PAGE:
THE USES AND LIMITS OF BRIDGE PRICING IN THE SAN FRANCISCO BAY AREA

Bridge pricing as a policy alternative and operating tool has only recently become a matter of serious consideration. Previously, travel behaviour was influenced primarily through regulation of available transit, that is, convenient, comfortable, and inexpensive transit was provided to reduce automotive travel, and then transit growth was restrained to maintain a desired balance. Because of increasing transit operating costs, ways of increasing Golden Gate Bridge District revenues become important in early 1975. It is noted that there are two corridors in which bridge pricing can be used as a tool to influence automobile and transit use. Public input on the concept of bridge pricing revealed a high degree of suspicion and the surcharge on single occupant cars was considered discriminatory and unconstitutional. Only through an effective pricing policy can the Golden Gate District financially support a balanced and integrated transportation system. Without an incentive policy, the district cannot as effectively influence automobile and private car or van poolers. It must rely on highly attractive transit systems to control automobile use and balance its systems. The key to moving forward, it is noted, is wide spread public discussion of the potential benefits that a pricing policy can produce when it is properly integrated with an overall transportation strategy.

  • Record URL:
  • Availability:
  • Supplemental Notes:
    • This paper appeared in Transportation Research Board Special Report No. 181, Urban Transportation Economics. It contains proceedings of Five Workshops on Pricing Alternatives, Economic Regulations, Labor Issues, Marketing, and Government Financing Responsibilities held by Transportation Research Board. Sponsored by Office of the Secretary, Federal Highway Administration, and Urban Mass Transportation Administration of DOT; Environmental Protection Agency; and Federal Energy Administration. Distribution, posting, or copying of this PDF is strictly prohibited without written permission of the Transportation Research Board of the National Academy of Sciences. Unless otherwise indicated, all materials in this PDF are copyrighted by the National Academy of Sciences. Copyright © National Academy of Sciences. All rights reserved.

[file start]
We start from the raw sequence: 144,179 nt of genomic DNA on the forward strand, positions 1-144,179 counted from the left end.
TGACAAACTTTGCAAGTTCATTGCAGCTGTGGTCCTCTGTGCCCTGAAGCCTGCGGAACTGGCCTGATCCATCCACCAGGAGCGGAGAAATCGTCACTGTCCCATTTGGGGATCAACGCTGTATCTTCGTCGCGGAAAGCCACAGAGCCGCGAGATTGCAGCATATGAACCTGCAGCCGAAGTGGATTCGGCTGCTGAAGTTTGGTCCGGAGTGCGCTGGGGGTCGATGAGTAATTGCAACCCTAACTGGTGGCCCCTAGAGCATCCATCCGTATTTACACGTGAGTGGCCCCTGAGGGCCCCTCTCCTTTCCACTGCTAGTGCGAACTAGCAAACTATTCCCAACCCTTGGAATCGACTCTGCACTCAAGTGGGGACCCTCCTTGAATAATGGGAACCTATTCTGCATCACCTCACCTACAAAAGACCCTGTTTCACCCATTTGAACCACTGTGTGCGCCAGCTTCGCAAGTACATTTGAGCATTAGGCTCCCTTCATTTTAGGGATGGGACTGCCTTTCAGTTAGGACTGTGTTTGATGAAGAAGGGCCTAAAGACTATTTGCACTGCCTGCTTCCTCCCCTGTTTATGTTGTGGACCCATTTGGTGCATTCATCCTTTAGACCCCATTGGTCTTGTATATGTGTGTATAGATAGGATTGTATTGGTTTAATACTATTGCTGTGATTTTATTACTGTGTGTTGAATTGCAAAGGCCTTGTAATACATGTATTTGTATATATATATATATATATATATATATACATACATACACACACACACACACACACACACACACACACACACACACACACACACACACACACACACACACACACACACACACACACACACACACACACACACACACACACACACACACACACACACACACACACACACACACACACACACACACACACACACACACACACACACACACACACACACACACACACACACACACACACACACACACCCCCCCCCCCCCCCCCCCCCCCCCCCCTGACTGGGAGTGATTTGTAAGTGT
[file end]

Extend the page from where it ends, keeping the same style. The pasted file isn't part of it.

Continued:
• Corporate Authors:

    Transportation Research Board

    500 Fifth Street, NW
    Washington, DC  United States  20001
  • Authors:
    • Kuykendall, Jerome M
  • Publication Date: 1978

Media Info

  • Media Type: Digital/other
  • Features: Tables;
  • Pagination: pp 51-52
  • Monograph Title: URBAN TRANSPORTATION ECONOMICS
  • Serial:

Subject/Index Terms

Filing Info

  • Accession Number: 00176488
  • Record Type: Publication
  • Files: TRIS, TRB, ATRI
  • Created Date: Nov 14 1981 12:00AM